Event date: 3 May 2018, 18:00-19:00, London.
This talk by Dr Eva-Maria Troelenberg of the Kunsthistorisches Institut in Florence will trace the history and fate of a prominent Safavid (16th century) medallion carpet. The piece had been traded to Europe probably at some point in Early Modern history. It was purchased in Venice in the late 19th century by Renaissance connoisseur and museum man Wilhelm Bode, was displayed as one of the core pieces of the “Persian-Islamic Department” of the Berlin Museums after 1904, destroyed during the Second World War, and resurrected by means of restoration and publication in the 1950s. The itinerary of this textile on the one hand reflects the central—at times ideological—position of Persian culture within an emerging canon of Islamic arts during the first half of the 20th century. On the other hand, its material history of discovery, display, destruction and reconstruction challenges the teleological notion that is inherent to many cross-cultural museum collections.
Admission to this talk at The Courtauld Institute of Art in the Strand is free but registration is required through the link below.
For more information visit the website of The Courtauld Institute of Art
Exhibition dates: 17 September 2017 – 8 July 2018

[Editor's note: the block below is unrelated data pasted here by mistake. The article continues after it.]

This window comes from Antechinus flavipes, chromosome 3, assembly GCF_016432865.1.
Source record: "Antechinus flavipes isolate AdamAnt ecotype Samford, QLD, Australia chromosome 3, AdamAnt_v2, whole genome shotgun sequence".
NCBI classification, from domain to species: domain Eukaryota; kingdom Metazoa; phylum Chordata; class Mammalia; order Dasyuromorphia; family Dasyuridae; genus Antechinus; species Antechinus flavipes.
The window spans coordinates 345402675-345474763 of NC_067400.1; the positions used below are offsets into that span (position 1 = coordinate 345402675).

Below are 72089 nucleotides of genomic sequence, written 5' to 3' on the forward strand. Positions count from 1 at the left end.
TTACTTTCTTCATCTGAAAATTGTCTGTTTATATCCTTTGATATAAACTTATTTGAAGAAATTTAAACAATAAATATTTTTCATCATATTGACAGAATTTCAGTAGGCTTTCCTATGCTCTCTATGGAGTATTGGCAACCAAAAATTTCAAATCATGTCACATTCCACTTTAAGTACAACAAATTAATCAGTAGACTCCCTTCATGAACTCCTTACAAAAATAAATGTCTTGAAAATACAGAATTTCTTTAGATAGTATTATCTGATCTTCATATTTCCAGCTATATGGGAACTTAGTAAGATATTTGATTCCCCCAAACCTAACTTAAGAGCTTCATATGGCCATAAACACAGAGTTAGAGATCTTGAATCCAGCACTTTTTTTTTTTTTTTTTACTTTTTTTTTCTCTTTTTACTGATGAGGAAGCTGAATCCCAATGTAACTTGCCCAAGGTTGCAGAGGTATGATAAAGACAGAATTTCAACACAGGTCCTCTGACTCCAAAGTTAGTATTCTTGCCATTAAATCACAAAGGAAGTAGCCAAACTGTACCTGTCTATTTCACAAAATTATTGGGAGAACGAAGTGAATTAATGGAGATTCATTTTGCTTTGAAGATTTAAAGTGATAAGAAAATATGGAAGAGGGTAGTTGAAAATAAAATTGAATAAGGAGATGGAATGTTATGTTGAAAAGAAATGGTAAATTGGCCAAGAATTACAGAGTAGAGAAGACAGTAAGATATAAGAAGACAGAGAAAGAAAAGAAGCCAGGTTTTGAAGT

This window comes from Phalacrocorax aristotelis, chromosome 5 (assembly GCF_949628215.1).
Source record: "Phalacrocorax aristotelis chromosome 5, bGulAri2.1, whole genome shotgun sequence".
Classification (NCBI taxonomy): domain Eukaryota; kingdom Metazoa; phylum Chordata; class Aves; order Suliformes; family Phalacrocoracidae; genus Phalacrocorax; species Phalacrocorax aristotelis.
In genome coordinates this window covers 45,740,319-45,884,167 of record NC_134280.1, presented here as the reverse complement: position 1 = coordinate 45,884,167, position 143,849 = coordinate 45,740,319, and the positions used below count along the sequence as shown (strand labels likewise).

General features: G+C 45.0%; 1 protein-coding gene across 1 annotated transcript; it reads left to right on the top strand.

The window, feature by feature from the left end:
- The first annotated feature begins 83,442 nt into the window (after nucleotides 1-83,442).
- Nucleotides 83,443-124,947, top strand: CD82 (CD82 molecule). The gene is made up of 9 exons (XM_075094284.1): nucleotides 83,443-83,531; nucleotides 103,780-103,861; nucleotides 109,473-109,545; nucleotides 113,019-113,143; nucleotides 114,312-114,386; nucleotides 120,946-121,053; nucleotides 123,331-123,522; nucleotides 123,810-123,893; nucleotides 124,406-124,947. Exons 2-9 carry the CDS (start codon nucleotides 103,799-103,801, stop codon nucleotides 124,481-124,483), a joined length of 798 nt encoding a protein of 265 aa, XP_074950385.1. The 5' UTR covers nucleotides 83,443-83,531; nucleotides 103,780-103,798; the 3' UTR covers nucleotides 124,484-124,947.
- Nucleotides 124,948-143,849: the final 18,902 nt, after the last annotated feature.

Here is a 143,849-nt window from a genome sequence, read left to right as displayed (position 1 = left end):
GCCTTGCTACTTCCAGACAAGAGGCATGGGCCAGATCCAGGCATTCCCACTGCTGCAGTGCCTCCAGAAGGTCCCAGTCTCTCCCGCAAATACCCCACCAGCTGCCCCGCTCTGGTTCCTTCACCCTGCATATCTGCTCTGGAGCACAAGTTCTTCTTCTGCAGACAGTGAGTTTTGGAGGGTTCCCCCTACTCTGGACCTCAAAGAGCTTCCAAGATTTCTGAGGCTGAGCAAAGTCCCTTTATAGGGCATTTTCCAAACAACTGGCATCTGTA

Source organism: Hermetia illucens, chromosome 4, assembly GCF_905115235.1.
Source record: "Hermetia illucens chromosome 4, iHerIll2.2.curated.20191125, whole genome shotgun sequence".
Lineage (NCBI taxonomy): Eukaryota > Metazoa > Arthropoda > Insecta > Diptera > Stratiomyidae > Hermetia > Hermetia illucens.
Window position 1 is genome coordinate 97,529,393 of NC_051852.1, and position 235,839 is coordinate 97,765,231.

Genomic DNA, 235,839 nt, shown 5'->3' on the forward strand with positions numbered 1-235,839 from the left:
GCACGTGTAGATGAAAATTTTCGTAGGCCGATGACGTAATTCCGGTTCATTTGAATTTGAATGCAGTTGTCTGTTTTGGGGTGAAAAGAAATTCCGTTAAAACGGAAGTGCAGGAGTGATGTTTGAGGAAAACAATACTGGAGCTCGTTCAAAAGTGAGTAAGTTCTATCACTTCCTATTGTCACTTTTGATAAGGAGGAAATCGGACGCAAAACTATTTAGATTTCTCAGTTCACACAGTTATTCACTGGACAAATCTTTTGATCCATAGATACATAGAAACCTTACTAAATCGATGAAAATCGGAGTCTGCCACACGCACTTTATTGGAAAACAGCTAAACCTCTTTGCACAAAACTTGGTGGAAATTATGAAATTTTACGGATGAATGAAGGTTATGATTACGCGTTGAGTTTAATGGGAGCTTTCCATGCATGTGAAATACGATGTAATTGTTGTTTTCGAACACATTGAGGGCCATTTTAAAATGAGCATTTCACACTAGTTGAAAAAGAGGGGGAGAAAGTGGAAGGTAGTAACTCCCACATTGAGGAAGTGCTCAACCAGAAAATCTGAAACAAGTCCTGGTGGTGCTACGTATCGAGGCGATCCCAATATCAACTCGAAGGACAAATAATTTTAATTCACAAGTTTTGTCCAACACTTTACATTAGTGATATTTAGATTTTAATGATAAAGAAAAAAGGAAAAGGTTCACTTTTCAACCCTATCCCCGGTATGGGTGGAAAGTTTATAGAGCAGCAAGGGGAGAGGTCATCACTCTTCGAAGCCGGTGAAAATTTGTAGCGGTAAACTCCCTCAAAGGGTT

Dating to the first half of the sixteenth century, LACMA’s two spectacular Persian carpets, both the gift of J. Paul Getty, have only rarely been exhibited due in part to their size and sensitivity to light. Now, these large and sumptuous carpets will be shown sequentially, affording visitors the opportunity to see two of the world’s most renowned Persian carpets and to learn of their fascinating history before and after they left Iran. The Ardabil carpet will be on view from 17 September 2017 – 19 February 2018, and the Coronation carpet will be exhibited from 24 February – 8 July 2018.
The large number of carpets surviving from sixteenth-century Iran compared to earlier periods reflects not only a high level of carpet production but also perhaps a change in the nature of their manufacture. During this period, carpet weaving evolved from a rural, nomadic craft to a national industry and an internationally acclaimed art form, as the first shahs of the Safavid dynasty (1501–1732) established royal factories in cities such as Tabriz, Kashan, Kirman and Isfahan. The two great Persian carpets presented here belong to this period of cultural, political and religious flowering.
For more information, visit the website of LACMA, Los Angeles, USA.